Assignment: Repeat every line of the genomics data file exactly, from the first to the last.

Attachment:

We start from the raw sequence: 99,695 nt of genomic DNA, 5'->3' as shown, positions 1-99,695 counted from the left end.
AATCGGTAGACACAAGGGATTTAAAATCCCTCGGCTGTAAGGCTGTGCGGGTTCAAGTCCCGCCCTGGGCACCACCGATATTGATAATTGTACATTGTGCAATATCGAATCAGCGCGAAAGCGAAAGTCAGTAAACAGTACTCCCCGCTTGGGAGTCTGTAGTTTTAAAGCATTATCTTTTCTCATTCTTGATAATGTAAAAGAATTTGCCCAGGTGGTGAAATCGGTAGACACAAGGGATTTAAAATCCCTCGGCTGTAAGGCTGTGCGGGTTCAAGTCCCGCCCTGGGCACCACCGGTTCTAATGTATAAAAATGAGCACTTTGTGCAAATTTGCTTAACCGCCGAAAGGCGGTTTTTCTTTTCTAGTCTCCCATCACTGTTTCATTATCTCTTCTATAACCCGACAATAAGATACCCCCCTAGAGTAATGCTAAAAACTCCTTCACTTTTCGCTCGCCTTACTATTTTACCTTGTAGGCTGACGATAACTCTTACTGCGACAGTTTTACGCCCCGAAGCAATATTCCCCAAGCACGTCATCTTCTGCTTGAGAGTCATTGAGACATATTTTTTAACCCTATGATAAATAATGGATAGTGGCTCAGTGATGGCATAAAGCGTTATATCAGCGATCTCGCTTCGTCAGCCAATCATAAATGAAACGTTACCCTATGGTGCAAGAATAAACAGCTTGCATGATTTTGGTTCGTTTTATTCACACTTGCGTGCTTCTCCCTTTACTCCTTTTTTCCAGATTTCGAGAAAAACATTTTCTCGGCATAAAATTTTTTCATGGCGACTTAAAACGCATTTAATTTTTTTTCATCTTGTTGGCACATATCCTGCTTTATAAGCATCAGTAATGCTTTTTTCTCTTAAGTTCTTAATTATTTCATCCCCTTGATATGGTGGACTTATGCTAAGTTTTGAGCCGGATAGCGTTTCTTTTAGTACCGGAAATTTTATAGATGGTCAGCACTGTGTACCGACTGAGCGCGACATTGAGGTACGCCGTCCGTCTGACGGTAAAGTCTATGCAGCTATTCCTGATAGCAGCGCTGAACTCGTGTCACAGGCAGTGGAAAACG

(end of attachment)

We start from the raw sequence: 99,695 nt of genomic DNA, 5'->3' as shown, positions 1-99,695 counted from the left end.
AATCGGTAGACACAAGGGATTTAAAATCCCTCGGCTGTAAGGCTGTGCGGGTTCAAGTCCCGCCCTGGGCACCACCGATATTGATAATTGTACATTGTGCAATATCGAATCAGCGCGAAAGCGAAAGTCAGTAAACAGTACTCCCCGCTTGGGAGTCTGTAGTTTTAAAGCATTATCTTTTCTCATTCTTGATAATGTAAAAGAATTTGCCCAGGTGGTGAAATCGGTAGACACAAGGGATTTAAAATCCCTCGGCTGTAAGGCTGTGCGGGTTCAAGTCCCGCCCTGGGCACCACCGGTTCTAATGTATAAAAATGAGCACTTTGTGCAAATTTGCTTAACCGCCGAAAGGCGGTTTTTCTTTTCTAGTCTCCCATCACTGTTTCATTATCTCTTCTATAACCCGACAATAAGATACCCCCCTAGAGTAATGCTAAAAACTCCTTCACTTTTCGCTCGCCTTACTATTTTACCTTGTAGGCTGACGATAACTCTTACTGCGACAGTTTTACGCCCCGAAGCAATATTCCCCAAGCACGTCATCTTCTGCTTGAGAGTCATTGAGACATATTTTTTAACCCTATGATAAATAATGGATAGTGGCTCAGTGATGGCATAAAGCGTTATATCAGCGATCTCGCTTCGTCAGCCAATCATAAATGAAACGTTACCCTATGGTGCAAGAATAAACAGCTTGCATGATTTTGGTTCGTTTTATTCACACTTGCGTGCTTCTCCCTTTACTCCTTTTTTCCAGATTTCGAGAAAAACATTTTCTCGGCATAAAATTTTTTCATGGCGACTTAAAACGCATTTAATTTTTTTTCATCTTGTTGGCACATATCCTGCTTTATAAGCATCAGTAATGCTTTTTTCTCTTAAGTTCTTAATTATTTCATCCCCTTGATATGGTGGACTTATGCTAAGTTTTGAGCCGGATAGCGTTTCTTTTAGTACCGGAAATTTTATAGATGGTCAGCACTGTGTACCGACTGAGCGCGACATTGAGGTACGCCGTCCGTCTGACGGTAAAGTCTATGCAGCTATTCCTGATAGCAGCGCTGAACTCGTGTCACAGGCAGTGGAAAACG